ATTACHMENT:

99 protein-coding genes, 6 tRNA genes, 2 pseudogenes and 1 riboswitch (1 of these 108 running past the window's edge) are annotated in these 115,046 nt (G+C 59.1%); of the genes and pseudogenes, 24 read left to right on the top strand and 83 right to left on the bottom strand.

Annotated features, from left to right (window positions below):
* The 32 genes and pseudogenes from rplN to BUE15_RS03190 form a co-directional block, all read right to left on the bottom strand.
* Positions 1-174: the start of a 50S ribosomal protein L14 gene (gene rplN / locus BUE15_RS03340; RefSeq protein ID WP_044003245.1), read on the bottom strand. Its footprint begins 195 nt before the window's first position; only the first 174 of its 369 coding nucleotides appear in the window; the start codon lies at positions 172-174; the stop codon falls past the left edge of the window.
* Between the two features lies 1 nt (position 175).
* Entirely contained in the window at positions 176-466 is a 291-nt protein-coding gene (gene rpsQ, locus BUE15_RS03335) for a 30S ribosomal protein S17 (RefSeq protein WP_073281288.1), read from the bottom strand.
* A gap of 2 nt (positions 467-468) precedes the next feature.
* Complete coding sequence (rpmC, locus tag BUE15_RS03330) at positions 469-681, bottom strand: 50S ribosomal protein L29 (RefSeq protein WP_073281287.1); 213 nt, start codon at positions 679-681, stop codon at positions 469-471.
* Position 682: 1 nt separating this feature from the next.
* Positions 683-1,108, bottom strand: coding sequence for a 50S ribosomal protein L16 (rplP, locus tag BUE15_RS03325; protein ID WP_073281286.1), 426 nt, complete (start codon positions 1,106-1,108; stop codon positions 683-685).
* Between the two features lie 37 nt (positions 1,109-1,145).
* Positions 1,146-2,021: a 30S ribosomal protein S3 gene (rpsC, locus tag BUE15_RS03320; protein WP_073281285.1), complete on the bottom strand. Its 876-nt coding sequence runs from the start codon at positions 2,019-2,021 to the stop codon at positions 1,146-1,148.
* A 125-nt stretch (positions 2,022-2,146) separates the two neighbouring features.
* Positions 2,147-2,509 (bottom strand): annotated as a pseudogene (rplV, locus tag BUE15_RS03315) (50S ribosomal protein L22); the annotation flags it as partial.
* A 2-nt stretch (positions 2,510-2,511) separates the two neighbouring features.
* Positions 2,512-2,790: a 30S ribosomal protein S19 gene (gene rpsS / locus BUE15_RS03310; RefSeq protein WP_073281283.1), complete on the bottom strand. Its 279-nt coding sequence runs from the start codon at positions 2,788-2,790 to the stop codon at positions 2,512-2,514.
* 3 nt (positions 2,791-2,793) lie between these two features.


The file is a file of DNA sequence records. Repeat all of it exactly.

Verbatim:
99 protein-coding genes, 6 tRNA genes, 2 pseudogenes and 1 riboswitch (1 of these 108 running past the window's edge) are annotated in these 115,046 nt (G+C 59.1%); of the genes and pseudogenes, 24 read left to right on the top strand and 83 right to left on the bottom strand.

Annotated features, from left to right (window positions below):
* The 32 genes and pseudogenes from rplN to BUE15_RS03190 form a co-directional block, all read right to left on the bottom strand.
* Positions 1-174: the start of a 50S ribosomal protein L14 gene (gene rplN / locus BUE15_RS03340; RefSeq protein ID WP_044003245.1), read on the bottom strand. Its footprint begins 195 nt before the window's first position; only the first 174 of its 369 coding nucleotides appear in the window; the start codon lies at positions 172-174; the stop codon falls past the left edge of the window.
* Between the two features lies 1 nt (position 175).
* Entirely contained in the window at positions 176-466 is a 291-nt protein-coding gene (gene rpsQ, locus BUE15_RS03335) for a 30S ribosomal protein S17 (RefSeq protein WP_073281288.1), read from the bottom strand.
* A gap of 2 nt (positions 467-468) precedes the next feature.
* Complete coding sequence (rpmC, locus tag BUE15_RS03330) at positions 469-681, bottom strand: 50S ribosomal protein L29 (RefSeq protein WP_073281287.1); 213 nt, start codon at positions 679-681, stop codon at positions 469-471.
* Position 682: 1 nt separating this feature from the next.
* Positions 683-1,108, bottom strand: coding sequence for a 50S ribosomal protein L16 (rplP, locus tag BUE15_RS03325; protein ID WP_073281286.1), 426 nt, complete (start codon positions 1,106-1,108; stop codon positions 683-685).
* Between the two features lie 37 nt (positions 1,109-1,145).
* Positions 1,146-2,021: a 30S ribosomal protein S3 gene (rpsC, locus tag BUE15_RS03320; protein WP_073281285.1), complete on the bottom strand. Its 876-nt coding sequence runs from the start codon at positions 2,019-2,021 to the stop codon at positions 1,146-1,148.
* A 125-nt stretch (positions 2,022-2,146) separates the two neighbouring features.
* Positions 2,147-2,509 (bottom strand): annotated as a pseudogene (rplV, locus tag BUE15_RS03315) (50S ribosomal protein L22); the annotation flags it as partial.
* A 2-nt stretch (positions 2,510-2,511) separates the two neighbouring features.
* Positions 2,512-2,790: a 30S ribosomal protein S19 gene (gene rpsS / locus BUE15_RS03310; RefSeq protein WP_073281283.1), complete on the bottom strand. Its 279-nt coding sequence runs from the start codon at positions 2,788-2,790 to the stop codon at positions 2,512-2,514.
* 3 nt (positions 2,791-2,793) lie between these two features.